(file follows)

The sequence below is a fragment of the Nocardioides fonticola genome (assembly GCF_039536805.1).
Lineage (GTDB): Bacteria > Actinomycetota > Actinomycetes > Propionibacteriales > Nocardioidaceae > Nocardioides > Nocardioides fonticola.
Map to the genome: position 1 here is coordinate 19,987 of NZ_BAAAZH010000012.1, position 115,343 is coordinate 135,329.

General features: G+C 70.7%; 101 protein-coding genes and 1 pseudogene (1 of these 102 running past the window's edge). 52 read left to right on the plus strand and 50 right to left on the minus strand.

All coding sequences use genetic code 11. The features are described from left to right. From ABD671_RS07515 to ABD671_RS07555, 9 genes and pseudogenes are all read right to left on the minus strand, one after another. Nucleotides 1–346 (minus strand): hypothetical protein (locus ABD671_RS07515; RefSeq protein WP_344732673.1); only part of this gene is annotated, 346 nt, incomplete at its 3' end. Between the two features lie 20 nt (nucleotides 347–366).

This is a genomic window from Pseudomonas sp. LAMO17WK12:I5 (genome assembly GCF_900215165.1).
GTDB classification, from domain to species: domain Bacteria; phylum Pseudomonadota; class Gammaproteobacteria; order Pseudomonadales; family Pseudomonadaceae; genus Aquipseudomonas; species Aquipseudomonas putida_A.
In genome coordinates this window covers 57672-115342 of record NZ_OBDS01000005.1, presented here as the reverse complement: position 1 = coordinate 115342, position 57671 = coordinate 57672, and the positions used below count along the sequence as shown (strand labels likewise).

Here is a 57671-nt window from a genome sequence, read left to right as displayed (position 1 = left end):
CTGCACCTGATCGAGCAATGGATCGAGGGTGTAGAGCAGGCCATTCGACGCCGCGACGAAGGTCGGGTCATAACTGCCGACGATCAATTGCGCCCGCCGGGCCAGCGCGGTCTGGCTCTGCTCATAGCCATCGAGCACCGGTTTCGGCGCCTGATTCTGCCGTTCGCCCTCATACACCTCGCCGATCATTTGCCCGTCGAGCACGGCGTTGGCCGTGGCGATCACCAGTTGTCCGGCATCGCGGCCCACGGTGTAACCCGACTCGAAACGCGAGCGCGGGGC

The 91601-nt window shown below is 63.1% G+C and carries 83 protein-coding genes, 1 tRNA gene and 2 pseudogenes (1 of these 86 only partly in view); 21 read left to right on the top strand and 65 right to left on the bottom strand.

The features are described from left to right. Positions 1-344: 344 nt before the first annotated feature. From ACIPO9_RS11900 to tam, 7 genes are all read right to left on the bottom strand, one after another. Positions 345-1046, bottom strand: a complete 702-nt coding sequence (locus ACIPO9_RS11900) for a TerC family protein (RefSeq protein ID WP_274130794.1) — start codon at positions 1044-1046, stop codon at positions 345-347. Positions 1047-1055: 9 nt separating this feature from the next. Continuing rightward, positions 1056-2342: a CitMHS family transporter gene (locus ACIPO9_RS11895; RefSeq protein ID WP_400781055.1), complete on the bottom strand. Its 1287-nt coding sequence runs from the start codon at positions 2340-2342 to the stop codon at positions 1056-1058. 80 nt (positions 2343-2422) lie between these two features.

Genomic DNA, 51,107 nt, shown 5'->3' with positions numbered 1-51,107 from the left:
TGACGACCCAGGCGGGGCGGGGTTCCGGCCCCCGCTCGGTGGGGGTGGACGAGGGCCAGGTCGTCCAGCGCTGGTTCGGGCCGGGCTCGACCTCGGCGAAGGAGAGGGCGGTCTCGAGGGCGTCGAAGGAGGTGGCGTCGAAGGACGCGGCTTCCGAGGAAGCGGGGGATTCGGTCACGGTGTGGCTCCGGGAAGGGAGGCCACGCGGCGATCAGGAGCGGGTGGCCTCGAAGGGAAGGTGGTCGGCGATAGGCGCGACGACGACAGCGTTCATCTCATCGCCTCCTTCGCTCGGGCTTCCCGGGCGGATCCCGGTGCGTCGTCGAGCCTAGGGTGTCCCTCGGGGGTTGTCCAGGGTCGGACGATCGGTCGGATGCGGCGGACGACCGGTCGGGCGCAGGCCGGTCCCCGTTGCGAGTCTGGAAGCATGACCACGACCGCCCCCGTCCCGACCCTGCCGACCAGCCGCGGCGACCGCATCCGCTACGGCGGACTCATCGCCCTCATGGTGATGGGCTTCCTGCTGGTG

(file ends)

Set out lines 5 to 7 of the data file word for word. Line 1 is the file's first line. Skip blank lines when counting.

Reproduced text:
All coding sequences use genetic code 11. The features are described from left to right. From ABD671_RS07515 to ABD671_RS07555, 9 genes and pseudogenes are all read right to left on the minus strand, one after another. Nucleotides 1–346 (minus strand): hypothetical protein (locus ABD671_RS07515; RefSeq protein WP_344732673.1); only part of this gene is annotated, 346 nt, incomplete at its 3' end. Between the two features lie 20 nt (nucleotides 347–366).

This is a genomic window from Pseudomonas sp. LAMO17WK12:I5 (genome assembly GCF_900215165.1).
GTDB classification, from domain to species: domain Bacteria; phylum Pseudomonadota; class Gammaproteobacteria; order Pseudomonadales; family Pseudomonadaceae; genus Aquipseudomonas; species Aquipseudomonas putida_A.